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Posted December 6, 2012

Book: Catholic Update guide to Vocations
Editor: Mary Carroll Kendzia
Franciscan Media, Cincinnati, OH. 2012. pp. 54

An Excerpt from the Jacket:

All Christians have a vocation, or calling from God, to share in the redemption and eternal life Jesus came to bring. But how can we know, specifically what God wants of us? The Catholic Update Guide to Vocations will show you how to discern the right path for your life and embrace it with confidence.

An Excerpt from the Book:

The Single Life

In her book Party of One: Living Single with Faith, Purpose, and Passion, Beth M. Knobbe challenges several myths about the single life and proposes that single life can rightly be called a vocation. Although she speaks directly to those who have never been married, she offers encouragement to the widowed, divorced, and separated as well.

She explains that we live in a couples' world. But it is not God's plan for everyone to marry or for everyone to have children. We can each be a complete person on our own. Through her own reflections, she realized that it's OK to have your own identity, your own friends, your own personal thoughts and feelings. The key to a fulfilling single life is to believe that you can be a complete person on your own. While growing up, I heard a lot about vocations, always presented as a call to married life, religious life, or single life. The single life, however, was never given much credence, and the idea of choosing to be single was usually presented as a last resort.

Discovering one's vocation is more than deciding whether to get married, join the seminary, or enter a religious community. Finding your vocation in life answers the questions, "Who will be your friends?" and, "How do you want to be with them?" I want to be with people in such a way that I can share my passion for God and live a life of service to others. This is something I have known for a very long time. It is my true calling in life; it is who I am. The more I reflected on this, the more I realized that the best way to live out this call is as a committed single person.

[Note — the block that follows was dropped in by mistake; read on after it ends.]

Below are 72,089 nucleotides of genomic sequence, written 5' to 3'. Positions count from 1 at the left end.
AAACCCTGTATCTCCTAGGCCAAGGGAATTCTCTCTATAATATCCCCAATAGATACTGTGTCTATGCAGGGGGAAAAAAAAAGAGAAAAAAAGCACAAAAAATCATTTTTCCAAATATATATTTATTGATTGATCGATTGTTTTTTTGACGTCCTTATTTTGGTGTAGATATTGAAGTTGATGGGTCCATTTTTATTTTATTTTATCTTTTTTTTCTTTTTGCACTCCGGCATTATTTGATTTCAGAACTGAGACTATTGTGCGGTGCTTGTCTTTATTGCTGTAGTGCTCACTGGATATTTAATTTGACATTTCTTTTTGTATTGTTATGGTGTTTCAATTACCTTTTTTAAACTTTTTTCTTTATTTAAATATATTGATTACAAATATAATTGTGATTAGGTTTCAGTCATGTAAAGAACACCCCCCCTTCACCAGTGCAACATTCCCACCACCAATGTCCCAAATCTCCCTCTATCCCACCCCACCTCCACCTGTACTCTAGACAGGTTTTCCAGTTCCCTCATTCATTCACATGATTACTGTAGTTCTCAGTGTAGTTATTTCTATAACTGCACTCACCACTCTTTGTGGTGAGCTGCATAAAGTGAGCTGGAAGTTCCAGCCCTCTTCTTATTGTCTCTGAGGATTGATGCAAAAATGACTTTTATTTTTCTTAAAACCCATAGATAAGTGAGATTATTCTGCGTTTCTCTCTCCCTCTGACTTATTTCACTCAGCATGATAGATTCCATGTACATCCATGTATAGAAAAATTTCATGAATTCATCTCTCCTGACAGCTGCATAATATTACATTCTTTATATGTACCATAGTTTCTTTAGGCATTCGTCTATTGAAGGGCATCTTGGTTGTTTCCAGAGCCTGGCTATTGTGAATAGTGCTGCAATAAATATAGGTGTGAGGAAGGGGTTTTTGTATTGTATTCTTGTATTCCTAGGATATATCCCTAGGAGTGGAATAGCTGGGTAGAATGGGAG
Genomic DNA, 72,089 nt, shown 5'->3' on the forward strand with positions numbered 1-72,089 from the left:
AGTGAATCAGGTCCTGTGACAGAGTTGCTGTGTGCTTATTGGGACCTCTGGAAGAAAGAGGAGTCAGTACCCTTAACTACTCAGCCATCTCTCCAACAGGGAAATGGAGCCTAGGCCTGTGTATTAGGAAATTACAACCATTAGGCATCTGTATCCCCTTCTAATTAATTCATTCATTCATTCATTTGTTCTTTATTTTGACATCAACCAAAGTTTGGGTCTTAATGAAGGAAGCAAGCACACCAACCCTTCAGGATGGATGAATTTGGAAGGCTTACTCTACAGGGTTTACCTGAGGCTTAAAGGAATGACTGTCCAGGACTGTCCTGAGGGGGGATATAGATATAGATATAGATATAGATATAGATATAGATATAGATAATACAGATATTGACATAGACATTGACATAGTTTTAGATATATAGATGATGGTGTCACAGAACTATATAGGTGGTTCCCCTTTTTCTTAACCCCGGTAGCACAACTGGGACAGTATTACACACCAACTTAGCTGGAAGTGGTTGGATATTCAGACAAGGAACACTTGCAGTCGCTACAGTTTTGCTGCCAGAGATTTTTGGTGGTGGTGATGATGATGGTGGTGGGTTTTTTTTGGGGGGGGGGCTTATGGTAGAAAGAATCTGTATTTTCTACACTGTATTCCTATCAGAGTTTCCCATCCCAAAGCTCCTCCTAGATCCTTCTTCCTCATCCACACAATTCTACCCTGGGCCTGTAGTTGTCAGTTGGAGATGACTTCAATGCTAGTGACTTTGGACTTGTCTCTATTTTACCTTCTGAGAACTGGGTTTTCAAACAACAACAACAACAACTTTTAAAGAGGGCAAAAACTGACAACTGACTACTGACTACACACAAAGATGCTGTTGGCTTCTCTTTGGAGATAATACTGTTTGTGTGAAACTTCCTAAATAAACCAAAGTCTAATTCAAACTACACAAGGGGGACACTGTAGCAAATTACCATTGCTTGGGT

My choice to be single for the moment is not a choice to avoid relationships. In some ways, I'm actually choosing to be in deeper relationships with others. As single people, we often look for love and affection from people of the opposite sex. When I stopped looking for dating relationships, I developed closer relationships with my girlfriends, and I was free to enter into greater friendships with my guy friends. I had a wonderful and ever deepening relationship with God through prayer and found greater fulfillment through involvement with my church.

Not everyone is called to a life of intentional singleness. I suspect many who find themselves single wish their circumstances were different. Singles sometimes struggle with loneliness, anxiety, fear, pressure from family, and self-worth. Likewise, we are inclined to believe that the grass is greener on the other side of the relationship fence. Singles may think that married people have it all together, or that married couples miss the carefree spirit of their single years. Marriage isn't easy; single life isn't easy either.

Table of Contents:

Primary vocations, secondary vocations

The single life


Holy Orders

Religious life